You might even be able to find cake decorating class locally that you can take (possibly with your spouse if he’s interested, or with one of your kids… most 7 or 8 year-olds are plenty old enough to learn cake decorating with parental supervision.)  My mother took the first two courses in a local Wilton Decorating class and taught me at the age of 5 while she was practicing at home.  As a teen, I self-studied the more advanced classes.

For Pioneering Families in this Modern Era,  the basics of cake decorating are a terrific skills to consider learning.  Not only is is a great, fun-filled family activity, it can also be a frugal, money-saving skill compared to the rapidly increasing costs of having a cake professionally decorated by a bakery… particularly when you are at a stage where weddings, anniversaries, baby showers etc. are frequently in order.

New Frontiers in Education Part 2

(The 1st “Homeschool” many of us remember, reading aloud with grandma. Pictured are Aimee Packard’s sons, Theo and Charles being read to by her mother Patrica Wells)

Welcome back if you are returning to read this sequel to New Frontiers in Education (Part 1- The Why’s of Homeschooling).  If you are a new reader to Modern Pioneer Family and interested in the topic of Homeschooling (or interested in supplementing the education your child is recieving from a public or private school), then we encourage you to read our previous post on this subject.

I asked my dear friend, Aimee Packard, a homeschooling mother of two wonderful boys, to write a guest post for us on my blog about Homeschooling (as a New Frontierr in Education.)  It just happens that Aimee is very passionate about this topic and not only did a fabulous job writing about it, she went above and beyond and wrote 2 guest posts for us to read and consider here on Modern Pioneer Family.

One of the reasons I wanted to cover this topic is that in the Colonial and Pioneering periods in North American (both in the United States and Canada, our northern neighbor), education of the family within the home was a mainstay of our culture.  Even when those homes were represented by a covered wagon for families moving westward, children were being educated.

There still exists in North America today where public schools are so few and far between that parents consider homeschooling a better option than busing their children 40 miles or more one way to the nearest school (that would be the length of the trip if the family drove it, add in the school bus route and you could easily end up with a 2 hour trip one way  or more for students to just to get to school and another 2 hours + to return home.)  If school began at 8:20 am and got out at 3:30 (an average school day most places), this could easily put a kindergartener getting on the bus at 6 am (probably waking up at 5 am) and not  returning home until after 5:30, if they happened to be the kids furthest from the school.  This is a situation my own family has faced at our current public school and when the school district was considering consolidation with the next nearest school which would have added at least another 45 minutes each way, well that would not have been an option we’d have chosen as a family had it materialized.  By the time our boys get home, do their few little farm chores (feeding the dogs, rabbits and chickens and gathering eggs) and eat supper they are too tired or too irritable to really apply themselves to doing any assigned homework.  Thus both their grades and their learning is compromised.  If, I want to keep them caught up to their grade level, I must supplement their education on weekends, school holidays and in the summer.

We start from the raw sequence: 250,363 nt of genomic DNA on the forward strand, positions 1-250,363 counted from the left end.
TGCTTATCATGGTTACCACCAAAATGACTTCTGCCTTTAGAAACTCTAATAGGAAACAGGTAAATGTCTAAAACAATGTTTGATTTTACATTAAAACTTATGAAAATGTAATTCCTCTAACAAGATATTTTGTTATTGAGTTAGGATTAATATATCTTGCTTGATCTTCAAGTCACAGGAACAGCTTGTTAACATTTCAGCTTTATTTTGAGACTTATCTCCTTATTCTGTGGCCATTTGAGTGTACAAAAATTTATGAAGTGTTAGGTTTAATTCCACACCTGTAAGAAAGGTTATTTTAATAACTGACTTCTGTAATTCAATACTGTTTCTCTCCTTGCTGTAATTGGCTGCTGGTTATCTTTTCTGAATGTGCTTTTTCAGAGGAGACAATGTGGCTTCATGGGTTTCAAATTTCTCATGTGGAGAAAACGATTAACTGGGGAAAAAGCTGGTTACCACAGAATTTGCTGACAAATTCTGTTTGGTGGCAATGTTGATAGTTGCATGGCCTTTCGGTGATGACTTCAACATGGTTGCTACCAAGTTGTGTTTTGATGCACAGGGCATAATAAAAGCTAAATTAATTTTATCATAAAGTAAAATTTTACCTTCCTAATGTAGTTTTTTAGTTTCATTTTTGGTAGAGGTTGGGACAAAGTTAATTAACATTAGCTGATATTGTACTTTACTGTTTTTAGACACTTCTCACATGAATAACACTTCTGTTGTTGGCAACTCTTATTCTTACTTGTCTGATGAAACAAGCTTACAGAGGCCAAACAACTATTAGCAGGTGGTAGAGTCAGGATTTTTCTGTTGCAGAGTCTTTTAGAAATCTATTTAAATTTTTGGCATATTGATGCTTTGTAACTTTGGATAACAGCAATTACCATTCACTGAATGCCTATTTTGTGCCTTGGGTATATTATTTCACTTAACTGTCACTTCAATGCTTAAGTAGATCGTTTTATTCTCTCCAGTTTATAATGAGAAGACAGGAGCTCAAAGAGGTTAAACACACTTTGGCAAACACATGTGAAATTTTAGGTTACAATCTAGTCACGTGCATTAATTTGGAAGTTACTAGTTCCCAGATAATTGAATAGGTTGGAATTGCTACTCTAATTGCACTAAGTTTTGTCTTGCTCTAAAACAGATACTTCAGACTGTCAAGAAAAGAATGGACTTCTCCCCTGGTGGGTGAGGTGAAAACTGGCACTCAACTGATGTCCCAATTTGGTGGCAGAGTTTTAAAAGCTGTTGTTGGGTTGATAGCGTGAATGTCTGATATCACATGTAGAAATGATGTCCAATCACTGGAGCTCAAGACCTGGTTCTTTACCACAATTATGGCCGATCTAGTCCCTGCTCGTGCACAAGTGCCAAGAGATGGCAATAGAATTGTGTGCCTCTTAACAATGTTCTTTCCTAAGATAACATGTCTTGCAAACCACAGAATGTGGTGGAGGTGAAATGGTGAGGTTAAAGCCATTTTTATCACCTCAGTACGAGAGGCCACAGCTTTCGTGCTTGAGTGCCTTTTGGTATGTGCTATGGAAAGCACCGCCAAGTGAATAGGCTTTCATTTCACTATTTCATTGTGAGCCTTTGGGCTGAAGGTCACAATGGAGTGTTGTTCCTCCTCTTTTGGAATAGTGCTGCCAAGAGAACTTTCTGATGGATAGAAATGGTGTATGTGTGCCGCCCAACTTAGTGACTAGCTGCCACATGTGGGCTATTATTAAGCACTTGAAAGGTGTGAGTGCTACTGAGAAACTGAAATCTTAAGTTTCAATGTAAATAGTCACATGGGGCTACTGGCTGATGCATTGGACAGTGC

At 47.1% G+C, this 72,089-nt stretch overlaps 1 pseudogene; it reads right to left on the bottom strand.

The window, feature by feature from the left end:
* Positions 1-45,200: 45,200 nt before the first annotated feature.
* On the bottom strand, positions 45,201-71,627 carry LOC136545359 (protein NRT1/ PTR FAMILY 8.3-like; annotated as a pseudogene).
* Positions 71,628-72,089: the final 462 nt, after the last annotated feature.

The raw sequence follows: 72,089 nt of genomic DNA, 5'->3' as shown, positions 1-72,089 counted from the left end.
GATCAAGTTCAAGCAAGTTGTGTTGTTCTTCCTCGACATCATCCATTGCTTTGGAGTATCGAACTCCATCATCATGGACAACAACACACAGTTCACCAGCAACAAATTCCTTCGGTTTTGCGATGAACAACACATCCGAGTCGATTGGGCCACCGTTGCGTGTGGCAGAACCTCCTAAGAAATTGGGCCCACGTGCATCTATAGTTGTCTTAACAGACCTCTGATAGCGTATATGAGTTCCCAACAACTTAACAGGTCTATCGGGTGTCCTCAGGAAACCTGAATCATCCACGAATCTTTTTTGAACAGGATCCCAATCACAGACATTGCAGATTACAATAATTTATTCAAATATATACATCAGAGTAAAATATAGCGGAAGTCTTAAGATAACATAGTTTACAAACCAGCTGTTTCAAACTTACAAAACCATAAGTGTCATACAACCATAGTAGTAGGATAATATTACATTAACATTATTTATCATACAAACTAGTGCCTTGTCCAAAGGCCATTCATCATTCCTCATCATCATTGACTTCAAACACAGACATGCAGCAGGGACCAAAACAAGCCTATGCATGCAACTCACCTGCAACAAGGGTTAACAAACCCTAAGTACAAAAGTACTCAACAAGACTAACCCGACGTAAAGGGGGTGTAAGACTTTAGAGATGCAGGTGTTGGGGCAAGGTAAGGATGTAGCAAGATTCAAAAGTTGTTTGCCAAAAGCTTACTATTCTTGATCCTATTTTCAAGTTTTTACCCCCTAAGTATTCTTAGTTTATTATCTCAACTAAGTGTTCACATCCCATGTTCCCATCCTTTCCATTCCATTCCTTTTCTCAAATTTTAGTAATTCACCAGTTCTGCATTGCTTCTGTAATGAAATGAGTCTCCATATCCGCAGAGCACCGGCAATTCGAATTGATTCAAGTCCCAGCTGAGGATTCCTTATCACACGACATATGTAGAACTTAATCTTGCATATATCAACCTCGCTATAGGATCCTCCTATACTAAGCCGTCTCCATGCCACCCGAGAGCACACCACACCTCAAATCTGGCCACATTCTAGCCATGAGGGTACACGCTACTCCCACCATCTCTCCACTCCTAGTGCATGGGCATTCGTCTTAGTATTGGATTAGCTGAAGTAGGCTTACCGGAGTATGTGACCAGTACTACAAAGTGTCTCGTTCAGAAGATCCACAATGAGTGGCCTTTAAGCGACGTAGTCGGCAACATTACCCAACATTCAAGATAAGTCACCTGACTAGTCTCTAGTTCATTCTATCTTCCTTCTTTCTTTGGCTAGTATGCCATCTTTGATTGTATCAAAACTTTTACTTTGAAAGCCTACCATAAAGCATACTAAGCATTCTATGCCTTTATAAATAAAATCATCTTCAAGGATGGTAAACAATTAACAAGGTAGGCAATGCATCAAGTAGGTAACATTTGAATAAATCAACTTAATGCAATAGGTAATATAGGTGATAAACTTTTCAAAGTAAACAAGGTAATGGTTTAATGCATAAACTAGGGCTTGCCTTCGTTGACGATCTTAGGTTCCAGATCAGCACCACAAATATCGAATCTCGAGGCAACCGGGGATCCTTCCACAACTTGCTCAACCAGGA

Another reason I asked Aimee to write these posts, is that my oldest Farmer Boy, Charles is deeply interested in doing  his “schooling” as it was done during the Pioneering Period of American history.  He longs for a one-room schoolhouse and a tiny class consisting mostly of his siblings in which he can get all the personal help he needs to learn.  The larger public school classroom (while it does help with many of his social skills challenges) seems to be too distracting for him to adequetly  learn his most difficult subjects like reading for comprehension and other subject matter heavy in reading skills (social studies, science).  Farmer Boy Charles, has requested to make his sister’s playhouse into a one-room schoolhouse (at least for summer use) until his sister is old enough for playing house with her dolls, which will probably be 2 to 3 years.  The playhouse in question is larger than most storage/garden sheds, approx 10 ft x 14 ft and nearly tall enough for a small loft area to store things. (We already have 2 folding desk-chairs we found 2nd hand for $10 each and there is probably just enough room for 2 1/2 students (baby in a playpen), Ma a small table as teacher-desk, a blackboard and maybe a bookshelf for reading and art materials.  Given we have a busy, sometimes chaotic household with several dogs and other distractions, we are definitely considering using this space as a schoolroom for a time, because both boys are having serious struggles in education and the school doesn’t do the excellent job we would like to see them doing in many of the major core areas.  There is also our decided lack of a Sunday School space in which to do much of their religious education and such learning begs for a “special space” without in which to really study and play WITH GOD. (I have been teaching a curriculum of Sunday School Education called “Godly Play” based on Montessori method for over 10 years.  For info you can check out www.godlyplayfoundation.org & for resources  www.godlyplayresources.com.)